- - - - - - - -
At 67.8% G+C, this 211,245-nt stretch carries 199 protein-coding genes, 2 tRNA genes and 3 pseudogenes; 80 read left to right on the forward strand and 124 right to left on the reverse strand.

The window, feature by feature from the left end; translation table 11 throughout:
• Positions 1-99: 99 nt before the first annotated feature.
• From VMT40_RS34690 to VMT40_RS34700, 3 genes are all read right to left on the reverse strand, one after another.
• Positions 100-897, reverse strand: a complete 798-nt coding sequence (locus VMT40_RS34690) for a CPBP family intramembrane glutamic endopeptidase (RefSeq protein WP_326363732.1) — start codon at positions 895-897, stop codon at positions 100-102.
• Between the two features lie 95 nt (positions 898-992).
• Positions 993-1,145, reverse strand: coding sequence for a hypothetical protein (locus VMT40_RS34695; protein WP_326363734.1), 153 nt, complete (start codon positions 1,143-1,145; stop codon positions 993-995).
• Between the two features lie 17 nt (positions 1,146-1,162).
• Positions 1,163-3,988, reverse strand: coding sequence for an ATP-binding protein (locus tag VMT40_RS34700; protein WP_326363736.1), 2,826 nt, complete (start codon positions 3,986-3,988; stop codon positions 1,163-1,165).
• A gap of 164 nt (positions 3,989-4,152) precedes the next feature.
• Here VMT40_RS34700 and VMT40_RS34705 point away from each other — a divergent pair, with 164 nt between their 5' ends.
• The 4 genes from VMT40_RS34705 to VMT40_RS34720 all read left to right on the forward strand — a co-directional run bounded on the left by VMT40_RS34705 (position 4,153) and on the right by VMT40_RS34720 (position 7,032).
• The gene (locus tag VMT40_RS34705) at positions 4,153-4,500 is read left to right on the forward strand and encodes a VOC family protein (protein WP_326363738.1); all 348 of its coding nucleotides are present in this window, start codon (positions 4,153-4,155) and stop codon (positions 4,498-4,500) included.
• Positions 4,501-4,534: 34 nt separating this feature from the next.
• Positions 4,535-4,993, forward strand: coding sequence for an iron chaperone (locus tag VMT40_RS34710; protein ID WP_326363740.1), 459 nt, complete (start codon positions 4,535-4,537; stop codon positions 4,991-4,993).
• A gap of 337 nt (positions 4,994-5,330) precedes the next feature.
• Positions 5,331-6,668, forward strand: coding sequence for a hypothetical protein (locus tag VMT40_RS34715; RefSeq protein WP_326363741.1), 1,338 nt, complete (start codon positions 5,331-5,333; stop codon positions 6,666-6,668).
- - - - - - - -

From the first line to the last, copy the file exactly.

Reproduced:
At 67.8% G+C, this 211,245-nt stretch carries 199 protein-coding genes, 2 tRNA genes and 3 pseudogenes; 80 read left to right on the forward strand and 124 right to left on the reverse strand.

The window, feature by feature from the left end; translation table 11 throughout:
• Positions 1-99: 99 nt before the first annotated feature.
• From VMT40_RS34690 to VMT40_RS34700, 3 genes are all read right to left on the reverse strand, one after another.
• Positions 100-897, reverse strand: a complete 798-nt coding sequence (locus VMT40_RS34690) for a CPBP family intramembrane glutamic endopeptidase (RefSeq protein WP_326363732.1) — start codon at positions 895-897, stop codon at positions 100-102.
• Between the two features lie 95 nt (positions 898-992).
• Positions 993-1,145, reverse strand: coding sequence for a hypothetical protein (locus VMT40_RS34695; protein WP_326363734.1), 153 nt, complete (start codon positions 1,143-1,145; stop codon positions 993-995).
• Between the two features lie 17 nt (positions 1,146-1,162).
• Positions 1,163-3,988, reverse strand: coding sequence for an ATP-binding protein (locus tag VMT40_RS34700; protein WP_326363736.1), 2,826 nt, complete (start codon positions 3,986-3,988; stop codon positions 1,163-1,165).
• A gap of 164 nt (positions 3,989-4,152) precedes the next feature.
• Here VMT40_RS34700 and VMT40_RS34705 point away from each other — a divergent pair, with 164 nt between their 5' ends.
• The 4 genes from VMT40_RS34705 to VMT40_RS34720 all read left to right on the forward strand — a co-directional run bounded on the left by VMT40_RS34705 (position 4,153) and on the right by VMT40_RS34720 (position 7,032).
• The gene (locus tag VMT40_RS34705) at positions 4,153-4,500 is read left to right on the forward strand and encodes a VOC family protein (protein WP_326363738.1); all 348 of its coding nucleotides are present in this window, start codon (positions 4,153-4,155) and stop codon (positions 4,498-4,500) included.
• Positions 4,501-4,534: 34 nt separating this feature from the next.
• Positions 4,535-4,993, forward strand: coding sequence for an iron chaperone (locus tag VMT40_RS34710; protein ID WP_326363740.1), 459 nt, complete (start codon positions 4,535-4,537; stop codon positions 4,991-4,993).
• A gap of 337 nt (positions 4,994-5,330) precedes the next feature.
• Positions 5,331-6,668, forward strand: coding sequence for a hypothetical protein (locus tag VMT40_RS34715; RefSeq protein WP_326363741.1), 1,338 nt, complete (start codon positions 5,331-5,333; stop codon positions 6,666-6,668).